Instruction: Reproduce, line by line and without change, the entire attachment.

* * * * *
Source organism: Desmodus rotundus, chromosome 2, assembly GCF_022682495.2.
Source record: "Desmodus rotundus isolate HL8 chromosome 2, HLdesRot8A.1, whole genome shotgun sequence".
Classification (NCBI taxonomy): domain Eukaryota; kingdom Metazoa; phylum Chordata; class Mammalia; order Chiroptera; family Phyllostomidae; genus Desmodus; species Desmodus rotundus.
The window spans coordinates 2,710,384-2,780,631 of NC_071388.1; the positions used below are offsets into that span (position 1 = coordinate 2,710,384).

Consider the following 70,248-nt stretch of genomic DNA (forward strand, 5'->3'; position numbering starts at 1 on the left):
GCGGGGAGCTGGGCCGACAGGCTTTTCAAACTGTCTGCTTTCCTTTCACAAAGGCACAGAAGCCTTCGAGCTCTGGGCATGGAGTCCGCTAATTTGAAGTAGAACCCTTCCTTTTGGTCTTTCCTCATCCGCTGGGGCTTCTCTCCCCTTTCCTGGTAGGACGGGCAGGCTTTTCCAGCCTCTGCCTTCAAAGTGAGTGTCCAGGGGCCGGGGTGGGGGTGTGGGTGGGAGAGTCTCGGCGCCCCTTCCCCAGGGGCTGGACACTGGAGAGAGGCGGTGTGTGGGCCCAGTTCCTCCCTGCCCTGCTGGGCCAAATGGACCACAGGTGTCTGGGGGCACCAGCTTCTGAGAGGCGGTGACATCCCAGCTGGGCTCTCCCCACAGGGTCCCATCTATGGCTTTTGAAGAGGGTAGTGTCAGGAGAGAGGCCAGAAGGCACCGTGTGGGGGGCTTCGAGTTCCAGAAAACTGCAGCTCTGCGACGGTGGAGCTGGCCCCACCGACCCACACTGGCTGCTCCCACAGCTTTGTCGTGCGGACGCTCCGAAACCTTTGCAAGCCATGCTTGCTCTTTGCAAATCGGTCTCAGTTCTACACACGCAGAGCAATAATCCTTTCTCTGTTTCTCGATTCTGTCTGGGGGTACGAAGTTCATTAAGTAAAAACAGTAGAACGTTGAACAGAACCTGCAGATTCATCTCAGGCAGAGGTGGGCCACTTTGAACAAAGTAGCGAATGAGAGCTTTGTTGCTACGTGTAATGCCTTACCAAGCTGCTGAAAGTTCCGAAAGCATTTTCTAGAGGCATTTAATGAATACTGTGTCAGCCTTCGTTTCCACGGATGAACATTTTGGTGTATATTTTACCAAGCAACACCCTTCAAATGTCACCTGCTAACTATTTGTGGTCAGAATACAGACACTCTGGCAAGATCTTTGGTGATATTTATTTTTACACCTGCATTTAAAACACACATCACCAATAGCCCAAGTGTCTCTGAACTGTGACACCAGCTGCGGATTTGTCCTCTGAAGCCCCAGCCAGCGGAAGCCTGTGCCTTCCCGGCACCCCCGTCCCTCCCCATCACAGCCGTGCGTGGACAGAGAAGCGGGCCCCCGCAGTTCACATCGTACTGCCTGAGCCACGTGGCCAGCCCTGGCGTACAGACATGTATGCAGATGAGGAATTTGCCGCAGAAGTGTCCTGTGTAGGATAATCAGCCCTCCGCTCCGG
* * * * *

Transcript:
Source organism: Desmodus rotundus, chromosome 2, assembly GCF_022682495.2.
Source record: "Desmodus rotundus isolate HL8 chromosome 2, HLdesRot8A.1, whole genome shotgun sequence".
Classification (NCBI taxonomy): domain Eukaryota; kingdom Metazoa; phylum Chordata; class Mammalia; order Chiroptera; family Phyllostomidae; genus Desmodus; species Desmodus rotundus.
The window spans coordinates 2,710,384-2,780,631 of NC_071388.1; the positions used below are offsets into that span (position 1 = coordinate 2,710,384).

Consider the following 70,248-nt stretch of genomic DNA (forward strand, 5'->3'; position numbering starts at 1 on the left):
GCGGGGAGCTGGGCCGACAGGCTTTTCAAACTGTCTGCTTTCCTTTCACAAAGGCACAGAAGCCTTCGAGCTCTGGGCATGGAGTCCGCTAATTTGAAGTAGAACCCTTCCTTTTGGTCTTTCCTCATCCGCTGGGGCTTCTCTCCCCTTTCCTGGTAGGACGGGCAGGCTTTTCCAGCCTCTGCCTTCAAAGTGAGTGTCCAGGGGCCGGGGTGGGGGTGTGGGTGGGAGAGTCTCGGCGCCCCTTCCCCAGGGGCTGGACACTGGAGAGAGGCGGTGTGTGGGCCCAGTTCCTCCCTGCCCTGCTGGGCCAAATGGACCACAGGTGTCTGGGGGCACCAGCTTCTGAGAGGCGGTGACATCCCAGCTGGGCTCTCCCCACAGGGTCCCATCTATGGCTTTTGAAGAGGGTAGTGTCAGGAGAGAGGCCAGAAGGCACCGTGTGGGGGGCTTCGAGTTCCAGAAAACTGCAGCTCTGCGACGGTGGAGCTGGCCCCACCGACCCACACTGGCTGCTCCCACAGCTTTGTCGTGCGGACGCTCCGAAACCTTTGCAAGCCATGCTTGCTCTTTGCAAATCGGTCTCAGTTCTACACACGCAGAGCAATAATCCTTTCTCTGTTTCTCGATTCTGTCTGGGGGTACGAAGTTCATTAAGTAAAAACAGTAGAACGTTGAACAGAACCTGCAGATTCATCTCAGGCAGAGGTGGGCCACTTTGAACAAAGTAGCGAATGAGAGCTTTGTTGCTACGTGTAATGCCTTACCAAGCTGCTGAAAGTTCCGAAAGCATTTTCTAGAGGCATTTAATGAATACTGTGTCAGCCTTCGTTTCCACGGATGAACATTTTGGTGTATATTTTACCAAGCAACACCCTTCAAATGTCACCTGCTAACTATTTGTGGTCAGAATACAGACACTCTGGCAAGATCTTTGGTGATATTTATTTTTACACCTGCATTTAAAACACACATCACCAATAGCCCAAGTGTCTCTGAACTGTGACACCAGCTGCGGATTTGTCCTCTGAAGCCCCAGCCAGCGGAAGCCTGTGCCTTCCCGGCACCCCCGTCCCTCCCCATCACAGCCGTGCGTGGACAGAGAAGCGGGCCCCCGCAGTTCACATCGTACTGCCTGAGCCACGTGGCCAGCCCTGGCGTACAGACATGTATGCAGATGAGGAATTTGCCGCAGAAGTGTCCTGTGTAGGATAATCAGCCCTCCGCTCCGG